After an emotional three-hour floor debate March 11, the Maryland House of Delegates sent a marriage equality measure back to the Judiciary Committee.
The action indicated that supporters did not have the votes to ensure passage.
One advocate close to the developments in Annapolis told Gay City News that the Judiciary Committee, under rules of the Maryland Legislature, is like “a parking lot” –– the bill being returned there does not preclude it from being taken up on the floor again later this year or next year.
While Washington Post reports that the House of Delegates’ action “effectively kills” the measure for 2011, the Baltimore Sun wrote, “It's unclear what will happen next.”
Metro Weekly, an LGBT publication in Washington, quoted House Speaker Michael Busch, an Anne Arundel County Democat, telling reporters, “I think you need another year. As of next year, people will have more information and determine what direction they will take.”
The State Senate on February 24 approved the same bill, with one Republican joining 24 Democrats in a 25-21 vote, and should the House act favorably in 2011 or 2012, no further Senate action would be required.
Governor Martin O’Malley, a Democrat, is committed to signing the measure if passed.
Following the Delegates' action, O'Malley released a statement saying, “It was my hope to sign a marriage equality act.. while protecting religious freedom in our state… I remain committed to working with all Marylanders to ensure that rights are protected equally for everyone.”
As the marriage bill moved through the Legislature, advocates initially considered the House of Delegates the easier chamber to get the bill through.
Last week, however, the measure stumbled in the Judiciary committee when two co-sponsors walked out of a March 1 hearing, refusing to vote.
The bill cleared the Judiciary Committee on March 4 by a 12-10 margin after Delegate Sam Arora, a Montgomery County Democrat, agreed to vote yes.
In a written statement, Equality Maryland’s executive director, Morgan Meneses-Sheets, and its board president, Charles Butler, said, “While we are disappointed the House did not vote to pass marriage equality today, we are confident we will win in the future. With so much at stake today for thousands of Maryland families, we are thankful that our legislative allies have taken such care with this vote. It is best to delay this historic vote until we are absolutely sure we have the votes to win.”
In a joint statement released by Equality Maryland, the Human Rights Campaign, Freedom to Marry, and Gill Action, those groups wrote, “Over the past several days it has become clear that additional time to continue the marriage conversation in the state will better position the Civil Marriage Protection Act for success. By taking a bit more time, the majority of Marylanders who support the freedom to marry in the state will have the opportunity to have their voices heard by their legislators.”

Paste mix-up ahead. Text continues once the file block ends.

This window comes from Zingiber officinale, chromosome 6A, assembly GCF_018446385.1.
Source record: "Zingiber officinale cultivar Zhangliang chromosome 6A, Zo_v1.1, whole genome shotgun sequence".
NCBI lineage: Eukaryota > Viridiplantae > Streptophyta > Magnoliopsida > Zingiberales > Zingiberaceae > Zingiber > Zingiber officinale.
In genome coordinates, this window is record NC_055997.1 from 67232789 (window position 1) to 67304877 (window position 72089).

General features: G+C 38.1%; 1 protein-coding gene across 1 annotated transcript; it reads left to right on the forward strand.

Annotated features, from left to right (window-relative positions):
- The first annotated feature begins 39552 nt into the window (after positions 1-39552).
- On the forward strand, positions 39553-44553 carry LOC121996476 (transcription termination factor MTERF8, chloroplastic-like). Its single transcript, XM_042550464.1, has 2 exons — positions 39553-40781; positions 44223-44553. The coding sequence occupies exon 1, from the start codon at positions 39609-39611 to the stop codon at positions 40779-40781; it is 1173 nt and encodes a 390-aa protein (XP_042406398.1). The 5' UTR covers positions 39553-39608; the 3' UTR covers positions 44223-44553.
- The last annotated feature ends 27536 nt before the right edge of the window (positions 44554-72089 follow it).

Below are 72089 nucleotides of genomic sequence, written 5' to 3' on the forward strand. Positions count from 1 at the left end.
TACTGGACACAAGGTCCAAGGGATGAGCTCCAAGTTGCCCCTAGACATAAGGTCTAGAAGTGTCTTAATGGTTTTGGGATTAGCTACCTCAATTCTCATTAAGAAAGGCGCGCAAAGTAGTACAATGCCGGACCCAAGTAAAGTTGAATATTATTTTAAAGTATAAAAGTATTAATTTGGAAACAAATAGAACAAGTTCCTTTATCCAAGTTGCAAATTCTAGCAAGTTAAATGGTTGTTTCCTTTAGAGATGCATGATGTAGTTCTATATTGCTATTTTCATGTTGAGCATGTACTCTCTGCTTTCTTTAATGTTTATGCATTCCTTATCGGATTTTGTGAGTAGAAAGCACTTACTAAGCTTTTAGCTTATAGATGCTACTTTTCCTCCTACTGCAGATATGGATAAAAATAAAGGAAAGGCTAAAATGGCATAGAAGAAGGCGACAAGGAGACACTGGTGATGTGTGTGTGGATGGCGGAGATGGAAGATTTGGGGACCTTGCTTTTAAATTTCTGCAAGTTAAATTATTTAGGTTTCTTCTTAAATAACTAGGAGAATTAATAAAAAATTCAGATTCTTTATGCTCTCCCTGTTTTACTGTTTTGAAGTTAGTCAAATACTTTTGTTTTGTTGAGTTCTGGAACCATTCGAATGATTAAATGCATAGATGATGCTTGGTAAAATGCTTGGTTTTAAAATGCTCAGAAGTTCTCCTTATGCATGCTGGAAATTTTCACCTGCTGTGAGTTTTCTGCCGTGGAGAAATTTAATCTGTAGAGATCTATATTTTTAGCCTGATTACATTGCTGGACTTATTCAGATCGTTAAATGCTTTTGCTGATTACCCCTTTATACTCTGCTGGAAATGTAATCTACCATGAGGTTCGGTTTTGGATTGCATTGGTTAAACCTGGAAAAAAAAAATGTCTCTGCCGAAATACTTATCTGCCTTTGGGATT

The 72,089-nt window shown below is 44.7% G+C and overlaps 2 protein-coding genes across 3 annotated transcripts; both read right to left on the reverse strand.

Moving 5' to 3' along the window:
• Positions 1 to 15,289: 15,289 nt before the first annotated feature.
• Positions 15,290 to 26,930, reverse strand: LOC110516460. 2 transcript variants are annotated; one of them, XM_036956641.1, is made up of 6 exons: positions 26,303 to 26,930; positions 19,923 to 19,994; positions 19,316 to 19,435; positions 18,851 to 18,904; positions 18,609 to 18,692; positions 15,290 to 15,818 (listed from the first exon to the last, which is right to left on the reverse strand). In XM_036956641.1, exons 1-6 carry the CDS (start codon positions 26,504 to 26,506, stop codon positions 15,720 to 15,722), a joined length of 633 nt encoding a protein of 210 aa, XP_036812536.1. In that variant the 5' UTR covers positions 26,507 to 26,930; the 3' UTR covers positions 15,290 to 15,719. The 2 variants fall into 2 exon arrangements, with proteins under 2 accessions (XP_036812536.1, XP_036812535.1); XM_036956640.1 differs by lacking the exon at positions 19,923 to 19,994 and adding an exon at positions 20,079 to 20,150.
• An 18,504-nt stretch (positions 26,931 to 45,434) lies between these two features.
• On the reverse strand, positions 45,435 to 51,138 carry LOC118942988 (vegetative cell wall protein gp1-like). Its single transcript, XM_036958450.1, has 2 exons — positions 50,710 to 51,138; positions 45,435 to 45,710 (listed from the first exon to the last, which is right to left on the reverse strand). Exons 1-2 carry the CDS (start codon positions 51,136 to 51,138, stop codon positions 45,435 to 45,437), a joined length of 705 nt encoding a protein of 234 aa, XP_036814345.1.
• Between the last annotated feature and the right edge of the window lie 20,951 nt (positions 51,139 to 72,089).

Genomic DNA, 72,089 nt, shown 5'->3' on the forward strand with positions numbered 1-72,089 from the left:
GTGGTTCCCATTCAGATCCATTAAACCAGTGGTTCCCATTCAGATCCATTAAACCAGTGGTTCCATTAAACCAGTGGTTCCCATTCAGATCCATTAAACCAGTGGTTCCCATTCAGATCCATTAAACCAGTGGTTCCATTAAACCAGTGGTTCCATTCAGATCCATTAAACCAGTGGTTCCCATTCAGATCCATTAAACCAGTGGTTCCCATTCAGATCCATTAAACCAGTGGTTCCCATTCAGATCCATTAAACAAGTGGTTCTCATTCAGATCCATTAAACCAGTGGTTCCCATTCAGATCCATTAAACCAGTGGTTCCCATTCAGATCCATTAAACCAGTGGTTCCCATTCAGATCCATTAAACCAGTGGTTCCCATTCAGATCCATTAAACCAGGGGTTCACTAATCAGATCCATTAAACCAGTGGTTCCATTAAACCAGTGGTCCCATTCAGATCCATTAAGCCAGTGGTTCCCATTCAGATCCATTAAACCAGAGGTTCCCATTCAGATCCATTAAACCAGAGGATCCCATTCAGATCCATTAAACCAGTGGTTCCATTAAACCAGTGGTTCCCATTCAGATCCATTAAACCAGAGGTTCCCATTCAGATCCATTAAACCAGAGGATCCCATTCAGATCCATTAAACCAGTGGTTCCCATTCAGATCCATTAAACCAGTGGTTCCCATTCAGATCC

Opponents of marriage equality in Maryland have promised to launch a petition drive for a repeal referendum if the law is enacted. Last week, the Washington Blade reported on mailers targeting Baltimore County State Senator Jim Brochin –– a Democrat who changed his position from pro-civil union to pro-marriage equality shortly before the February Senate vote –– distributed by the anti-gay National Organization for Marriage.
The advocate who spoke to Gay City News after the House of Delegates action, who did not wish to be identified, said one factor in the decision to pull the bill back rather than risk a loss was the concern that a defeat could slow down efforts to advance similar measures being considered by the legislatures in New York and Rhode Island.
A marriage bill, supported by the last three New York governors, including Democrat Andrew Cuomo, has been approved by the State Assembly three times since 2007, but failed by a 38-24 vote in the Senate in December 2009. Advocates who met with Cuomo on March 9 in Albany for a strategy session came away favorably impressed with the new governor’s commitment to getting a bill done before the Legislature adjourns in late June.
Five states — Massachusetts, Vermont, New Hampshire, Connecticut, and Iowa — as well as the District of Columbia allow full marriage equality. According to Lambda Legal, New York, Maryland, and New Mexico offer limited or full recognition to valid out-of-state marriages by same-sex couples.
A 2008 appellate-level state court ruling in New York established the precedent here for recognizing out-of-state marriages. However, New York State offers fewer rights to same-sex couples than four of the five bordering states — New Jersey, Connecticut, Massachusetts, and Vermont — and both of the bordering Canadian provinces — Quebec and Ontario. Only Pennsylvania among New York’s neighbors is as inattentive to the rights of gay and lesbian couples.